One of the few surprises on election night was Rep. Allen West (R-FL) trailing his opponent, Patrick Murphy. Going by what polls were available, it looked like West would probably win re-election. But after two weeks of failed court challenges and a recount of early votes adding to his opponent’s vote total, West finally conceded defeat yesterday:
Florida Republican Rep. Allen West conceded to Democratic challenger Patrick Murphy Tuesday morning, wrapping up one of the highest-profile and most expensive House races in the country.
“While there are certainly still inaccuracies in the results, and the actions of the St. Lucie County and Palm Beach County Supervisors of Elections rightly raise questions in my mind and for many voters, after much analysis and this past weekend’s recount in St. Lucie County, our legal team does not believe there are enough over-counted, undercounted or fraudulent votes to change the outcome of the election,” West said in a statement.
With roughly two weeks left before election day, Rep. Allen West, the controversial Florida Republican and former Lieutenant Colonel in the Army, leads his Democratic opponent, Patrick Murphy, in Florida’s Eighteenth Congressional District, according to a survey put out last week:
Rep. Allen West (R-FL) is leading his Democratic challenger Patrick Murphy by nine points, according to a new FLDemocracy/WPTV/TCPalm poll released Thursday.
Among likely voters surveyed, 51 percent support West and 42 percent back Murphy. Eight percent are undecided.
The battle for the 18 th congressional district, which includes Martin, St. Lucie and northern Palm Beach counties, is one of the closest watched races in the country. The race has been characterized by a flood of advertising—most of which is coming from West who has outspent his Democratic challenger by 4-1.
With bold and often-controversial statements, Tea Party favorite Allen West has been a top target for Democrats nationally because of what he represents.
And if you thought egalitarian liberals were above good old-fashioned race baiting, then you should see this latest attack ad from The American Sunrise PAC:
According to The Shark Tank, the Super PAC was founded by the father of West’s opposition, Patrick Murphy. Thomas Murphy is the CEO of a construction firm, and gave $250,000 so far, which is an unimaginable number for a single donor in most congressional districts.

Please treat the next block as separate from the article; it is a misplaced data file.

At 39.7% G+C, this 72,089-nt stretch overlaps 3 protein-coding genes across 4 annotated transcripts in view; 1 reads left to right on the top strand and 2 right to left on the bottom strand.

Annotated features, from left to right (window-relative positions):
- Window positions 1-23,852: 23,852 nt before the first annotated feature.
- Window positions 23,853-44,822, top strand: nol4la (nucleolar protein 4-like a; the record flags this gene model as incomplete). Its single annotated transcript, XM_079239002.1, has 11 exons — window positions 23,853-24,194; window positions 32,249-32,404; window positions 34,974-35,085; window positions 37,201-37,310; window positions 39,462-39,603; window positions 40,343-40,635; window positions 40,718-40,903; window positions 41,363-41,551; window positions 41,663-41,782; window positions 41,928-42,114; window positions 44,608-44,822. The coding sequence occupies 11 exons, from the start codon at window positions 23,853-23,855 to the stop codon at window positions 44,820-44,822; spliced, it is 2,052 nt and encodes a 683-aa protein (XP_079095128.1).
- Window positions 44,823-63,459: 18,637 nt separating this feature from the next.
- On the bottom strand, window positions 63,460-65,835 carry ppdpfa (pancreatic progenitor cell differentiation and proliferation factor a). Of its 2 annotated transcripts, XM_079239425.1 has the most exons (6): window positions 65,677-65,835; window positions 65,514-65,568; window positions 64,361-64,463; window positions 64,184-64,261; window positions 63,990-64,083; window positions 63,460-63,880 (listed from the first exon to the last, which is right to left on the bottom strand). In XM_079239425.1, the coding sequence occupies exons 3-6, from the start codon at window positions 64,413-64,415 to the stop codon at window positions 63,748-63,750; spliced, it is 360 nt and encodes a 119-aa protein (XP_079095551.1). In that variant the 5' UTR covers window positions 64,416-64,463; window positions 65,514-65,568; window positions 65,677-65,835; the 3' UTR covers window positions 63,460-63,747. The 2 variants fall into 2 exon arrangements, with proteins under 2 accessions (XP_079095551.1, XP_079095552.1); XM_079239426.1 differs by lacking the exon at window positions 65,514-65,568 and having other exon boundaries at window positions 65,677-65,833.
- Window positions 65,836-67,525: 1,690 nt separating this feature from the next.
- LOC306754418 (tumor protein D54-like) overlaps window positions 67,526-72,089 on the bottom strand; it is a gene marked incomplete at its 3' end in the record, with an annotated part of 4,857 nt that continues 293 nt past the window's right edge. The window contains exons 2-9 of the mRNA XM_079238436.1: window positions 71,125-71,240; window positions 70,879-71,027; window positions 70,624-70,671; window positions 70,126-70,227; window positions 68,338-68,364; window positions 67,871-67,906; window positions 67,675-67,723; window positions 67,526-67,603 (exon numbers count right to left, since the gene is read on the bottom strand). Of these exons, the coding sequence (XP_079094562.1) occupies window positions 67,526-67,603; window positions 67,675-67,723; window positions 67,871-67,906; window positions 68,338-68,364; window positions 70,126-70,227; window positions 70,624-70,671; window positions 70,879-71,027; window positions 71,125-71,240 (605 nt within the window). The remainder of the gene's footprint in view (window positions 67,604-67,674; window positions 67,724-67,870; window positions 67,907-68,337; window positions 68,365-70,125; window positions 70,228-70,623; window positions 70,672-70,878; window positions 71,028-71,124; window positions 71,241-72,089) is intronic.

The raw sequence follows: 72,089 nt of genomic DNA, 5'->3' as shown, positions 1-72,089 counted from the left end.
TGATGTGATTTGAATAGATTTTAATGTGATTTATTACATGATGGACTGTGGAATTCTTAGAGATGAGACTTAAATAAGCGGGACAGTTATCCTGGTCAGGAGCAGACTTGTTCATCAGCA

By showing West as a bully, he his hiting caucasion women IN THE FACE, while grabbing their money. Nevermind West is actually trying to end America’s fiscal recklessness while attempting to protect taxpayers’ dollars.
Politics is an ugly business, especially for conservatives who happen to be black.
In response to the Supreme Court’s ObamaCare decision, Rep. Allen West (R-FL) proposed a new idea for an individual mandate. Since it’s now the law of the land where the government can tax inactivity, West says that Congress should pass a law requiring every American to buy a Glock:
Of course, West is kidding, but in theory, Congress could indeed pass such a mandate now thanks to the ObamaCare decision. During a recent chat with my friend, Michelle Ray, I explained that if I was a rent-seeking business, I would be trying to slip some sort of requirement in legislation for Americans to buy my product. Indeed, Chief Justice Roberts floated this in his majority opinion (page 39, emphasis mine):
The freshman class elected to the House during the 2010 mid-term elections came Washington with a lot of hype. After all, this group of 87 members were dubbed the “Tea Party Class” thanks to coming to power during the height of the Tea Party movement. But not all of the members of this class have voted in the best interest of taxpayers, despite some still claiming the mantle of the Tea Party.
Yesterday, the Club for Growth released a study examining the votes of the class, showing that many have indeed been disappointments:
In the 2010 election, 87 freshmen House Republicans came to Washington pledging fealty to the Tea Party movement and the ideals of limited government and economic freedom. The mainstream media likes to say that the freshman class is the most uncompromising group of fiscal conservatives in history…but just how Tea Party are they? Did all 87 freshmen always vote to cut spending and limit the size of government, or did some of them vote like the big-spending R.I.N.Os of the past?
This study was compiled from the Club for Growth’s Congressional Scorecard, which evaluates lawmakers based upon their commitment to limited government and pro-growth policies. What we found was that while some freshmen have lived up to the promises they made to the tea party movement, dozens of them are big-spenders and are no different from many of the veteran Republicans they serve with.
We covered the Club’s Congressional Scorecard back in March, the results of which were based on dozens of voters related to fiscal issues, including the repeal of ObamaCare, cutting market distorting energy subsidies, and a wide range of spending cuts.